New research released today reveals that the nation is losing billions to home insurance, car insurance and energy providers for failing to shop around.
In the last week alone, both British Gas and Virgin Media have announced huge price increases. British Gas customers will see their electricity prices increase by 12.5%, in a move that will affect 3.1 million customers – Virgin Media’s will see their bills leap 4.7% – affecting up to five million households.
The brand new ‘The real price of being too nice’ report – from Joe Gladstone, Assistant Professor of Consumer Behaviour at University College London, research consultancy Populus and GoCompare – shows that despite prices constantly rising, 32% of people have never switched their energy supplier, 28% have never switched home insurance and 18% have stuck with the same car insurer.
1 in 4 consumers have never bothered to switch their service providers. In total people who have never switched services are £2.1bn a year worse off based on energy, home insurance and car insurance alone.
The report highlights an interesting link between a person’s personality traits and why some people switch while others are more hesitant to shop around: conscientious people are found to be most likely to switch while agreeable people are the least likely to switch.
When it came to switching across the UK – Newcastle has the highest rate of switchers, with the Welsh city of Cardiff having the lowest.
Behavioural Economist and Assistant Professor at UCL, Joe Gladstone said: “In the energy market, lots of default tariffs of energy suppliers are a bad deal for consumers. Consumers can get a good deal if they keep switching every year but the reality is a lot of people don’t know how to do that because they don’t know when it is they need to switch.
People in the UK experiencing financial distress are also less likely to shop around, calling to question the efficacy of industry initiatives, such as FCA’s recent requirements for insurance renewal notices. While the experiments in this report show that the initiative does increase the likelihood of people shopping around for another quote, it misses those most in need – the financially distressed who are reluctant to even look at their bills.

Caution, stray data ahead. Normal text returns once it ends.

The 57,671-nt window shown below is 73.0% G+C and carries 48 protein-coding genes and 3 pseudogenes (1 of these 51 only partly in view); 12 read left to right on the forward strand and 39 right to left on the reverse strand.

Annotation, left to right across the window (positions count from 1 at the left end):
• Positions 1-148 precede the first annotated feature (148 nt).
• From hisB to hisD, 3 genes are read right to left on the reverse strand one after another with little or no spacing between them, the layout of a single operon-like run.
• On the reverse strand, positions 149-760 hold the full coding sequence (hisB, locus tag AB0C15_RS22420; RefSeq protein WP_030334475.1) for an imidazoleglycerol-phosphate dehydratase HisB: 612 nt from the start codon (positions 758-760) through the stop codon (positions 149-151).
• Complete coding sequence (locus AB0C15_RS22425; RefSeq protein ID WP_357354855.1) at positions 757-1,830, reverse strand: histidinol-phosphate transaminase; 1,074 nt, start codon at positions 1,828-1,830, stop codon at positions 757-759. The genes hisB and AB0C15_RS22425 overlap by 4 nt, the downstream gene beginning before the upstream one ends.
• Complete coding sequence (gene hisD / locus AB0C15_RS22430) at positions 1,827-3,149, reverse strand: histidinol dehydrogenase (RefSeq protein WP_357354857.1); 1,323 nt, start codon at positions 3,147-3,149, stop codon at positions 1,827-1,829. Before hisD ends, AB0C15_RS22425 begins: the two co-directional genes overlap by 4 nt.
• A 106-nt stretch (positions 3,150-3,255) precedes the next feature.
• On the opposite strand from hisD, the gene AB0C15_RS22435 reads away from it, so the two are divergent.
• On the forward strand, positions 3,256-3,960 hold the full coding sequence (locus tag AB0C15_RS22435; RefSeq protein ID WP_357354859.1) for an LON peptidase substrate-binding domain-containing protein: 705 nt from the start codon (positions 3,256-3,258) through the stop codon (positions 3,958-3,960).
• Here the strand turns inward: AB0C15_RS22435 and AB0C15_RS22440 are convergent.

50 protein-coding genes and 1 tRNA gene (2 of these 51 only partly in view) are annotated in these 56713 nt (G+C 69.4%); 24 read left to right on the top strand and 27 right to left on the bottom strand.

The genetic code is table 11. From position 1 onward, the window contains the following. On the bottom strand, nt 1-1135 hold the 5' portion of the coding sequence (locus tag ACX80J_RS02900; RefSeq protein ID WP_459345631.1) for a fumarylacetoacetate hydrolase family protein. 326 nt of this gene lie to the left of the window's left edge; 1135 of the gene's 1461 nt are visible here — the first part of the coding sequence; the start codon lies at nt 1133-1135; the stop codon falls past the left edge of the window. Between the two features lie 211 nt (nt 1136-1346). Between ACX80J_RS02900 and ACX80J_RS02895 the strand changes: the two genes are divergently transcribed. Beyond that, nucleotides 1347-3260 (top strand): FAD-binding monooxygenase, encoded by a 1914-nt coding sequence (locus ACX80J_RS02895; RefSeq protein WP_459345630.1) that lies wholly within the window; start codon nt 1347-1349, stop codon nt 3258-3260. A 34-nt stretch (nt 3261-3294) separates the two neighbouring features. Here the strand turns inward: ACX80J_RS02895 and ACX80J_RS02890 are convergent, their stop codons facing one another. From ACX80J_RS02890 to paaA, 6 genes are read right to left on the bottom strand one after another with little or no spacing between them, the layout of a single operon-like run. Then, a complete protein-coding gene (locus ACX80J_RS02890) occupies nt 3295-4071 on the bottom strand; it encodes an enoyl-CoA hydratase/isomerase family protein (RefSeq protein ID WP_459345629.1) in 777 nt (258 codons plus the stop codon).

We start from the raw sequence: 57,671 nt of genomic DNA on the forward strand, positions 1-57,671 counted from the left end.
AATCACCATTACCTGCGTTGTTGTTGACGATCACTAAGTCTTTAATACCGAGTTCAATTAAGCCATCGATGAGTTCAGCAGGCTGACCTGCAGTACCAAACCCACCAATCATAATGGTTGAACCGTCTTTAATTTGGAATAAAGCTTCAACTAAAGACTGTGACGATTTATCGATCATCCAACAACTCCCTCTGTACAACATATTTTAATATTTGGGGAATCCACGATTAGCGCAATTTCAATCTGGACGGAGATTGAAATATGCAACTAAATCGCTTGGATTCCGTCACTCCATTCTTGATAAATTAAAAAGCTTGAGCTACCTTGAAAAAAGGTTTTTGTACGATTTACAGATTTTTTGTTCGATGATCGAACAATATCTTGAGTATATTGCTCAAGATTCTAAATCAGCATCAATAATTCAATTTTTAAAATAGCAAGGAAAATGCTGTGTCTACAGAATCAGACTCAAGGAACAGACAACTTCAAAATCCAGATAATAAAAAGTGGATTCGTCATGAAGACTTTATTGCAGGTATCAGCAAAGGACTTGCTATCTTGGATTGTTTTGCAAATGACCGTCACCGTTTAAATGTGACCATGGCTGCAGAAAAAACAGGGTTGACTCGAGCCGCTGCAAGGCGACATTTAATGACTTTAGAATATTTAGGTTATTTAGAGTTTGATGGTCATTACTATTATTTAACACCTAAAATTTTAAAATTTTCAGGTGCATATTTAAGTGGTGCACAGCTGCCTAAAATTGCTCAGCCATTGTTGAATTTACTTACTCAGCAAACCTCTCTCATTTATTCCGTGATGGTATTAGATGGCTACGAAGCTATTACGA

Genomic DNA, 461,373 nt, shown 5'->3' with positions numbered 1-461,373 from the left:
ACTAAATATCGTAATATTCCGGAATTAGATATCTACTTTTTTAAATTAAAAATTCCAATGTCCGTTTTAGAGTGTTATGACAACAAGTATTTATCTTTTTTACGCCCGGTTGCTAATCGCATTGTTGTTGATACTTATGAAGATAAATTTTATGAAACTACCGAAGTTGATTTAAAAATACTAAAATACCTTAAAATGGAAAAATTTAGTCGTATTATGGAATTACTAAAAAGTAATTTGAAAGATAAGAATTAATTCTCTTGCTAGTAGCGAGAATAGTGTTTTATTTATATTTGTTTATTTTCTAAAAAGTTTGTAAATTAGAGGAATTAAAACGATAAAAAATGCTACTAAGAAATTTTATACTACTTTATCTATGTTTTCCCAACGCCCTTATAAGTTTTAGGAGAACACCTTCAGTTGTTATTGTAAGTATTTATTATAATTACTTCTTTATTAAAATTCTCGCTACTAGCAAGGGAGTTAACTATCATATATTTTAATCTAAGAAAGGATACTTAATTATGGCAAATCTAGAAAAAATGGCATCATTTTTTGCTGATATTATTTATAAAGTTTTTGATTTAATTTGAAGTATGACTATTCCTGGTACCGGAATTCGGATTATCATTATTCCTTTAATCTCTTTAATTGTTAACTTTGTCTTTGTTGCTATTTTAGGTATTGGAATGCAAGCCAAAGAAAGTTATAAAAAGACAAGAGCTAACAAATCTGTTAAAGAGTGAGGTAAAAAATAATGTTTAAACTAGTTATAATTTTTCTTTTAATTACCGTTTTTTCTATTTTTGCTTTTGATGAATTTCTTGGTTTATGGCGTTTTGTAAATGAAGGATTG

Matthew Crummack, Chief Executive Officer of GoCompare, said: “While many financial service providers and energy companies regularly tell their customers that they want them to be loyal, our research suggests that this loyalty is actually costing consumers billions of pounds a year in higher bills. And the burden often falls most heavily on those least able to afford it, or those too nice to switch. Our report reveals the extent to which this tendency to over-pay is even greater when standard industry practices are combined with certain consumer character traits.
“To beat the bills, people need to get bothered and get switching. But industry players also need to address the issues raised here. Financial and energy providers need to communicate more effectively. Letters and bills often aren’t read in detail by the most financially distressed, and so they need to be easier to understand. People shouldn’t receive communications telling them that it’s business-as-usual and that they needn’t take any action, when the cost is actually going up.”
The reality is that big corporations don’t like switchers and customers’ misplaced loyalty is costing people big – £2.1bn collectively, for no other reason than not switching.
Insurance providers need to be more open and transparent as well, without their usual faux-friendliness on notices, like, ‘relax, you don’t need to do anything’ or ‘we have your bank account details so will simply renew your insurance for you,’ and suchlike.